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Trivia Questions about Our Nation's Most Important Document

On March 4th, 1789, the US Constitution went into effect. Since we already asked some trivia questions about the historic document back on Constitution Day in September, we thought today we'd see how much you knew about the people who created it at the Constitutional Convention... 

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Who Was the Oldest Man to Sign the Constitution? # We also figured that any questions that asked you to identify anything beyond the first three words of the Constitution would only leave most Americans feeling ignorant. One of the most important and guiding voices at the Convention was also its oldest: Benjamin Franklin. He was 81 and his body was wearing down. He attended the Convention barely able to walk and also doing battle with gout and a stone in his bladder. He had to be carried into meetings by four prisoners from the nearby Walnut Street jail. 

When the Convention was over, he was crying as he signed the document, needing someone else's help to do so. He later remarked about a picture of half the sun on George Washington's chair: "I have the happiness to know that it is a rising and not a setting sun." Seems that while his body was fading, his mind was doing just fine.

What Signers of the Constitution Met with Untimely Deaths? While Benjamin Franklin made it into his 80s, other signers of the Constitution never got anywhere near that far. Alexander Hamilton and Richard Spaight were both killed in duels, George Wythe died from arsenic poisoning, and Gouverneur Morris (yeah, that's his real name, not an old-timey spelling for a political title) died when he tried and failed to remove a bullet from his body with whale bone. Think about that. Failed attempt at self-surgery with a whale bone! And you thought the SNL curse was bad. But perhaps the most fascinating premature death belongs to John Lansing who left his hotel room to mail a letter one day and was never heard from again.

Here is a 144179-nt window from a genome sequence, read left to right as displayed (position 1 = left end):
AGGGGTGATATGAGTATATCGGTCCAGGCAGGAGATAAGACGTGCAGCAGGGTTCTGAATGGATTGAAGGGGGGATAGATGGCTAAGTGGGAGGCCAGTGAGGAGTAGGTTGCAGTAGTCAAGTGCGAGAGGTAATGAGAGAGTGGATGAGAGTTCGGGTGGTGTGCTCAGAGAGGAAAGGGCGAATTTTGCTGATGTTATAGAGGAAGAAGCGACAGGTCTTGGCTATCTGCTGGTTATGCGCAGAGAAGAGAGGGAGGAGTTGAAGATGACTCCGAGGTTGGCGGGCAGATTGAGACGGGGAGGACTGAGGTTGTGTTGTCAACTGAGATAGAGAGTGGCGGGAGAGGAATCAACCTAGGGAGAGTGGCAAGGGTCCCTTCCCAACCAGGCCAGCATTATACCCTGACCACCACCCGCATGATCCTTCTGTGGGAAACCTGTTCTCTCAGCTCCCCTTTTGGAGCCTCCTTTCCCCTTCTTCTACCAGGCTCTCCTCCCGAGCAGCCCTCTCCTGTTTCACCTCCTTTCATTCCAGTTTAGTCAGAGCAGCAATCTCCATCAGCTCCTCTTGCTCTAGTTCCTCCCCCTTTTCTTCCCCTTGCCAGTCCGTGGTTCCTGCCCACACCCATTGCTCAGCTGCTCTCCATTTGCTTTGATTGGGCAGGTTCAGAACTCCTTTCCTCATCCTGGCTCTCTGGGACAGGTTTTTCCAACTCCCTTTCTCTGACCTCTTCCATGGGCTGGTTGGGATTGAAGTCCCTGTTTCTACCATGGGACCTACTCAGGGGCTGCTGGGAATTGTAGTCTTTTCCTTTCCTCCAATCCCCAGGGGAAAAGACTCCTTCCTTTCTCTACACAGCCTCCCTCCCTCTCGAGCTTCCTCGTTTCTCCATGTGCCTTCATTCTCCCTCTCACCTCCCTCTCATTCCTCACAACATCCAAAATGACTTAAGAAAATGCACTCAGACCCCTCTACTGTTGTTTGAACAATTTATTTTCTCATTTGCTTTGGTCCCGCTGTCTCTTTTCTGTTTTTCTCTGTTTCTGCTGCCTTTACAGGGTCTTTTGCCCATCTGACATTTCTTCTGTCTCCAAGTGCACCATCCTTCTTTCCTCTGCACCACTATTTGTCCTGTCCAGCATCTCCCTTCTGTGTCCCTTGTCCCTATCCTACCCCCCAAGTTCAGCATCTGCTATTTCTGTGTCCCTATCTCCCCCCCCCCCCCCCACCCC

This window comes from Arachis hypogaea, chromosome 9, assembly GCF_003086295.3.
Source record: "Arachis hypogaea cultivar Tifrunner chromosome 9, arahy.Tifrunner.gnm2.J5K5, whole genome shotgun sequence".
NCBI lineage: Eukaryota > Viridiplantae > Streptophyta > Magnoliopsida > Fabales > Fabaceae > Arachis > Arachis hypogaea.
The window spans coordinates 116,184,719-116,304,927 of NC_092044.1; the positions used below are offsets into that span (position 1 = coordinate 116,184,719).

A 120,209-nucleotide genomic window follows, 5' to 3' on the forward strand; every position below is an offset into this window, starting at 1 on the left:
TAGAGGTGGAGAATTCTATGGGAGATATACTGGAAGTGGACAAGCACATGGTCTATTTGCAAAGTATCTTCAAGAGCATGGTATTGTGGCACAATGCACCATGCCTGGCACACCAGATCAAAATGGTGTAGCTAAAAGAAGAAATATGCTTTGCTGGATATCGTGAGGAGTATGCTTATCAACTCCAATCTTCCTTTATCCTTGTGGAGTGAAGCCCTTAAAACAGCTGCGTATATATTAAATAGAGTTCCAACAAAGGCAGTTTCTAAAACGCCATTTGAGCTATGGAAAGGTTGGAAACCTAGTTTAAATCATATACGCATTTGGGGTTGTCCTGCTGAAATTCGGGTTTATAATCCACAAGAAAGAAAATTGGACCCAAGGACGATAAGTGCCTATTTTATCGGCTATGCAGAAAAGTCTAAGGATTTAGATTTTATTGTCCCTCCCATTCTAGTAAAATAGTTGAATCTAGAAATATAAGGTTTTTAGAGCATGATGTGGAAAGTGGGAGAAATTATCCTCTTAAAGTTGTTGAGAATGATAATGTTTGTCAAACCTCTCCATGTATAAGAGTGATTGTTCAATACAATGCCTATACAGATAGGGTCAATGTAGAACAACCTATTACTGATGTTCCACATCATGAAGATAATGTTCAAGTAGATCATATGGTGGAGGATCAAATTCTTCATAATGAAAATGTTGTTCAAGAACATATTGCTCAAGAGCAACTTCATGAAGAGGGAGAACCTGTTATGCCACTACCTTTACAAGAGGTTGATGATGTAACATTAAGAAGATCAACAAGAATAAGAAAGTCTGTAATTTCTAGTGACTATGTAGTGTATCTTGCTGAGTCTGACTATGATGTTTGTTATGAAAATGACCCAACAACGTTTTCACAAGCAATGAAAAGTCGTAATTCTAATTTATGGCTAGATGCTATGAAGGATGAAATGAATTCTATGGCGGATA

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Who is Credited as "Penman of the Constitution?" Who Actually Wrote the Constitution? # Gouvernor Morris: Now that's a founding father! Gouvernor Morris has other claims to fame besides that whole whale bone thing. For starters, he loved to dance, despite having a peg leg which we're now pretty sure he got jumping from a window trying to escape the husband of a woman he was having an affair with. 

He also gets the credit for authoring that whole "We the People of the United States, in order to form a more perfect union" preamble, and as such, he has been credited as "Penman of the Constitution." But while Morris certainly deserves some credit for that, it's worth noting he wasn't actually the man who put pen to paper and wrote the Constitution. That man was Jacob Shallus, and for his troubles writing the most important document in our nation's history, he made a hefty thirty bucks.

Of the People Who Didn't Sign the Constitution, Who Opposed the Creation of the Office of Vice President? We thought we'd conclude with a question about one of the few people at the Constitutional Convention who didn't sign the document (by the time the convention ended, 39 of the 42 men there signed). One of the dissenters was a man named Elbridge Gerry who thought there shouldn't be a Vice President, saying "The close intimacy that must subsist between the President and Vice President makes it absolutely improper." You may be sitting there wondering who the heck is Elbridge Gerry? Well we'll tell you: In 1813, he became America's fifth Vice President.